Case: We report on a 6 year old girl with cystic fibrosis (CF) (deltaF508/G551D) with a history of severe, progressive lung disease, complete collapse of her left lung, and subsequent improvement after starting therapy with ivacaftor. At the time of initiating therapy, the patient had 14 prior admissions for CF exacerbations. A chest CT scan done 4 months prior to starting ivacaftor revealed collapse of the entire left lung with corresponding overexpansion of the right lung and mediastinal shift. The left lung was reduced to a small crescent shape object, sandwiched between the overinflated right lung, which filled the entire left chest cavity, and the thoracic cage. A thoracic surgery consult found no viable option to salvage both lungs, and recommended referral for future lung transplantation. Spirometry at this time demonstrated baseline FEV1 in the mid-40s. The patient began taking ivacaftor at age 5 and began having considerable improvement in her symptoms. Over the next year, her FEV­1 steadily increased into the low 60s and she had only one exacerbation requiring admission over that time period (about 3 months into therapy). A repeat chest CT performed about 7 months after starting therapy demonstrated significant partial re-expansion of the left lower lobe which seemed to correlate with the patient’s improved clinical status. 

Discussion: Information in the literature regarding ivacaftor’s effect on pediatric imaging remains scarce. This case provides radiologic evidence suggesting ivacaftor may play a role in reversing prior lung damage due to CF. In addition, trials of ivacaftor were conducted in patients with mild to moderate disease. This case provides a useful reference in younger patients with severe lung disease as evidenced by gains in FEV1, weight gain, and overall clinical improvement. Finally, ivacaftor is currently approved for patients 6 years of age and greater. While studies are on-going for use in younger children, this case suggests it is effective and well tolerated in this age range.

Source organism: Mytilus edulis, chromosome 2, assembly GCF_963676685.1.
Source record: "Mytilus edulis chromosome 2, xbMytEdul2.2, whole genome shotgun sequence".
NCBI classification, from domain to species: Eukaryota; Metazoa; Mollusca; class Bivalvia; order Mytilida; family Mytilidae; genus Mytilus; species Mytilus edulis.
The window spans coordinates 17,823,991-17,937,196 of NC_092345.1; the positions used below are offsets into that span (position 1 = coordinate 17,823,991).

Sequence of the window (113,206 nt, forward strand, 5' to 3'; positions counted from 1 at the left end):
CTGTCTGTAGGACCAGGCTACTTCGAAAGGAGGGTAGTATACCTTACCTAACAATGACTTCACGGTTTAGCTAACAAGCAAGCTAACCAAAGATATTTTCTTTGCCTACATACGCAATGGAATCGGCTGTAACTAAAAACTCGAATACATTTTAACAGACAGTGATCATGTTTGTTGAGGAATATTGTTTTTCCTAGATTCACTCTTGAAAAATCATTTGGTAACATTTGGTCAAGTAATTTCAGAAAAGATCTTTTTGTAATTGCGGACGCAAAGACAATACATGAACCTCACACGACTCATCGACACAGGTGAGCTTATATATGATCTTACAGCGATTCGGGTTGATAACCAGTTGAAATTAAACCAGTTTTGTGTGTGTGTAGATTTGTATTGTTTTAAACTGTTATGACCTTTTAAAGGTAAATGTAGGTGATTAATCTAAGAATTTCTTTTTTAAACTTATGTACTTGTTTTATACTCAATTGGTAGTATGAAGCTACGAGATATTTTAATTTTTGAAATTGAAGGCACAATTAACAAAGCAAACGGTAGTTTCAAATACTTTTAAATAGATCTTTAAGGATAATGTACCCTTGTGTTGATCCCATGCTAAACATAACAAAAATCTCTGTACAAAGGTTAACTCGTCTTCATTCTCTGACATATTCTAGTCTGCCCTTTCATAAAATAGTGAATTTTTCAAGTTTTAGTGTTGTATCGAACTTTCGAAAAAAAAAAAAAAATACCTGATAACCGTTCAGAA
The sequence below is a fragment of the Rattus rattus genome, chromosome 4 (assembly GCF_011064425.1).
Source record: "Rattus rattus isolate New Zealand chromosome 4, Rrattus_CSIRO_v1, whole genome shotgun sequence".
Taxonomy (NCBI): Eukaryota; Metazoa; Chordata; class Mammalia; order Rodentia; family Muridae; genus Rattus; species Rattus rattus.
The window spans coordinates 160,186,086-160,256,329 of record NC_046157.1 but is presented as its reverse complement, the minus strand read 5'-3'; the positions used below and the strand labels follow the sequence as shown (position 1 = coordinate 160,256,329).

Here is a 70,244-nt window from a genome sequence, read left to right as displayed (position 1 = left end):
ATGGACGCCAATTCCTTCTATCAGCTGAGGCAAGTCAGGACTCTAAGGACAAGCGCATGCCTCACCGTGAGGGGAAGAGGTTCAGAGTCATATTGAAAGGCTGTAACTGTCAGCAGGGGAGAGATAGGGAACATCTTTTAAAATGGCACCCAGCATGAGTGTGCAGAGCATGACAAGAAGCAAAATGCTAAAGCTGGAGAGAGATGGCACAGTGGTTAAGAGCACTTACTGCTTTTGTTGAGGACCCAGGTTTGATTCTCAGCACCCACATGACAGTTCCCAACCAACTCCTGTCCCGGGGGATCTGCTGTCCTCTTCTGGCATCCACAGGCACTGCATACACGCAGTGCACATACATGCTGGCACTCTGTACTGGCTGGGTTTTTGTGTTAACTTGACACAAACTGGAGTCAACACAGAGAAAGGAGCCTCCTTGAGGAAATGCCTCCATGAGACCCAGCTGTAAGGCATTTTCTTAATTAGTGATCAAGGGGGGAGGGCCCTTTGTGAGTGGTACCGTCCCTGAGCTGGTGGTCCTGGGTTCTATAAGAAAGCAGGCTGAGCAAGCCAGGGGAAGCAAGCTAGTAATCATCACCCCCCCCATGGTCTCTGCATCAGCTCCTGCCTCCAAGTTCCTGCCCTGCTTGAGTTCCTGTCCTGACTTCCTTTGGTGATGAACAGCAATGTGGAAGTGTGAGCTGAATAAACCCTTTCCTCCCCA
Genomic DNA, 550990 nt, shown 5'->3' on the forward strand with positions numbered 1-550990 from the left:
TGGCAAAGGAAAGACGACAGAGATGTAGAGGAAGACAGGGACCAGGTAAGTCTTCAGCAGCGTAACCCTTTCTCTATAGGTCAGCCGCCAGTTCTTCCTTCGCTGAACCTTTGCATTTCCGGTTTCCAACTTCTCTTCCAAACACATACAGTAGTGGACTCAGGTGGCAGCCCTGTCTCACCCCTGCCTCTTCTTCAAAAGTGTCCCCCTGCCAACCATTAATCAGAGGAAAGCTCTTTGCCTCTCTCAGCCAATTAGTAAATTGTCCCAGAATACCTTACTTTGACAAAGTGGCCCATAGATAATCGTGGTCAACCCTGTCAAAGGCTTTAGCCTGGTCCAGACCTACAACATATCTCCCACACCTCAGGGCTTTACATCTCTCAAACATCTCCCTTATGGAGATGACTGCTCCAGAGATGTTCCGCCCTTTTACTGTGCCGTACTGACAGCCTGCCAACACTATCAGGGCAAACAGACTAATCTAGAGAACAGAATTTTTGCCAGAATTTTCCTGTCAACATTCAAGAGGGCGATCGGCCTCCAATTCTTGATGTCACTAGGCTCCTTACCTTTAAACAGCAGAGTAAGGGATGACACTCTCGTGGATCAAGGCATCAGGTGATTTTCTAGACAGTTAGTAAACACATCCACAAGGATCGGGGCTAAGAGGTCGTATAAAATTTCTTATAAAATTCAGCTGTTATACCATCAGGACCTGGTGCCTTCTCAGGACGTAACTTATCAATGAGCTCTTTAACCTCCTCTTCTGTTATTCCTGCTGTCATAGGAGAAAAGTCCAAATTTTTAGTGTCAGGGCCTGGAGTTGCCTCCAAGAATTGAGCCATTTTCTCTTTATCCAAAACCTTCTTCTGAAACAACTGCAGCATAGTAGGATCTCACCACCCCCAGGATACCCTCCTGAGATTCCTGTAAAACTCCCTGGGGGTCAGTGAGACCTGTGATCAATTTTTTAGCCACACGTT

Conclusion: Ivacaftor therapy can improve findings on chest CT in pediatric patients with severe lung disease. Further research is needed to characterize these improvements over long time periods and in different groups.

ATS 2015. Poster Board 607. CFTR Potentiator Ivacaftor, a Novel Mucus Clearance Therapy in COPD, [Publication Number: A3871]
V.Y. Lin et al. 

Results: In HBE cells, cigarette smoke reduced ASL height by 36% (Veh 13.3 ± 0.7, CSE 8.4 ± 0.6 µm), CBF by 15% (Veh 5.9 ± 0.2, CSE 5.0 ± 0.1 Hz), and MCT by 98% (Veh 0.25 ± 0.03, CSE 0.004 ± 0.002 mm/min). Ivacaftor rescued these smoke-induced effects on ASL (18.8 ± 1.3 µm, p < 0.001), CBF (6.62 ± 0.2 Hz, p < 0.001), and MCT (0.25 ± 0.03 mm/min, p < 0.001). In contrast to HBE, smoke exposure caused mucus release from glands in normal human bronchus, increasing ASL (baseline 23.0 ± 2.4, post-smoke 65.7 ± 14.2 µm), but severely reducing MCT (by 99%; baseline 0.22 ± 0.06, post-smoke 0.017 ± 0.003 mm/min), with no effect on PCL or CBF. Ivacaftor increased MCT in smoked tissues by 2.5-fold (Veh 0.02 ± 0.005, ivacaftor 0.05 ± 0.011 mm/min) without affecting ASL or PCL, suggesting altered mucus viscoelasticity caused delayed MCC. FRAP indicated ivacaftor reduced mucus viscosity in airway tissues from non-smokers and healthy smokers by 56% (Veh 14.9 ± 0.3, ivacaftor 6.4 ± 0.6 s, p < 0.0001).

Conclusions: CFTR activation by ivacaftor overcomes cigarette smoke-induced mucus clearance abnormalities. In contrast to observations in primary cells, smoking induced glandular mucus hypersecretion and did not deplete ASL. Ivacaftor conferred marked improvements in MCT in smoke-exposed bronchial tissue by reducing mucus viscosity, indicating its potential as a novel COPD therapy.